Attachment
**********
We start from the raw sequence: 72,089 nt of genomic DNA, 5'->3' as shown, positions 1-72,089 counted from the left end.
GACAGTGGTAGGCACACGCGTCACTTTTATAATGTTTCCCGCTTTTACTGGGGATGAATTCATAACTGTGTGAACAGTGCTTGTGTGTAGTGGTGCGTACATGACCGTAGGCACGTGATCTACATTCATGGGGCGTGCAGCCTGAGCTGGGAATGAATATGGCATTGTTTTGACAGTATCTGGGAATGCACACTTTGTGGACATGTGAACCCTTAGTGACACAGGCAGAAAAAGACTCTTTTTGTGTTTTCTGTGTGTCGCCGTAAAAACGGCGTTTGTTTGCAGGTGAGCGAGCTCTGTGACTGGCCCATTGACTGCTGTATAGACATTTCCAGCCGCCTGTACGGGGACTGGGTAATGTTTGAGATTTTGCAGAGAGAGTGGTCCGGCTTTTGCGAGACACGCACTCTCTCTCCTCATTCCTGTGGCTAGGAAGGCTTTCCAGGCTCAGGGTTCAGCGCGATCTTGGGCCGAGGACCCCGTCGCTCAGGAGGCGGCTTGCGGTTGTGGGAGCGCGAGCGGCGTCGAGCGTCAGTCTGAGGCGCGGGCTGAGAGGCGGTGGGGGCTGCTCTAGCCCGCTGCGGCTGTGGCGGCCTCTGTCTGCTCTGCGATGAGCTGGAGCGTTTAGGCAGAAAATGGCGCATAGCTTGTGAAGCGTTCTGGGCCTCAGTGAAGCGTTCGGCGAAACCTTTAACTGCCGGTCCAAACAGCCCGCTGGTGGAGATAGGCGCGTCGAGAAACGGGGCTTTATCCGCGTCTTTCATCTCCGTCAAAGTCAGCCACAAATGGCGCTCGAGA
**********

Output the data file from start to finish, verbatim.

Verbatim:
We start from the raw sequence: 72,089 nt of genomic DNA, 5'->3' as shown, positions 1-72,089 counted from the left end.
GACAGTGGTAGGCACACGCGTCACTTTTATAATGTTTCCCGCTTTTACTGGGGATGAATTCATAACTGTGTGAACAGTGCTTGTGTGTAGTGGTGCGTACATGACCGTAGGCACGTGATCTACATTCATGGGGCGTGCAGCCTGAGCTGGGAATGAATATGGCATTGTTTTGACAGTATCTGGGAATGCACACTTTGTGGACATGTGAACCCTTAGTGACACAGGCAGAAAAAGACTCTTTTTGTGTTTTCTGTGTGTCGCCGTAAAAACGGCGTTTGTTTGCAGGTGAGCGAGCTCTGTGACTGGCCCATTGACTGCTGTATAGACATTTCCAGCCGCCTGTACGGGGACTGGGTAATGTTTGAGATTTTGCAGAGAGAGTGGTCCGGCTTTTGCGAGACACGCACTCTCTCTCCTCATTCCTGTGGCTAGGAAGGCTTTCCAGGCTCAGGGTTCAGCGCGATCTTGGGCCGAGGACCCCGTCGCTCAGGAGGCGGCTTGCGGTTGTGGGAGCGCGAGCGGCGTCGAGCGTCAGTCTGAGGCGCGGGCTGAGAGGCGGTGGGGGCTGCTCTAGCCCGCTGCGGCTGTGGCGGCCTCTGTCTGCTCTGCGATGAGCTGGAGCGTTTAGGCAGAAAATGGCGCATAGCTTGTGAAGCGTTCTGGGCCTCAGTGAAGCGTTCGGCGAAACCTTTAACTGCCGGTCCAAACAGCCCGCTGGTGGAGATAGGCGCGTCGAGAAACGGGGCTTTATCCGCGTCTTTCATCTCCGTCAAAGTCAGCCACAAATGGCGCTCGAGA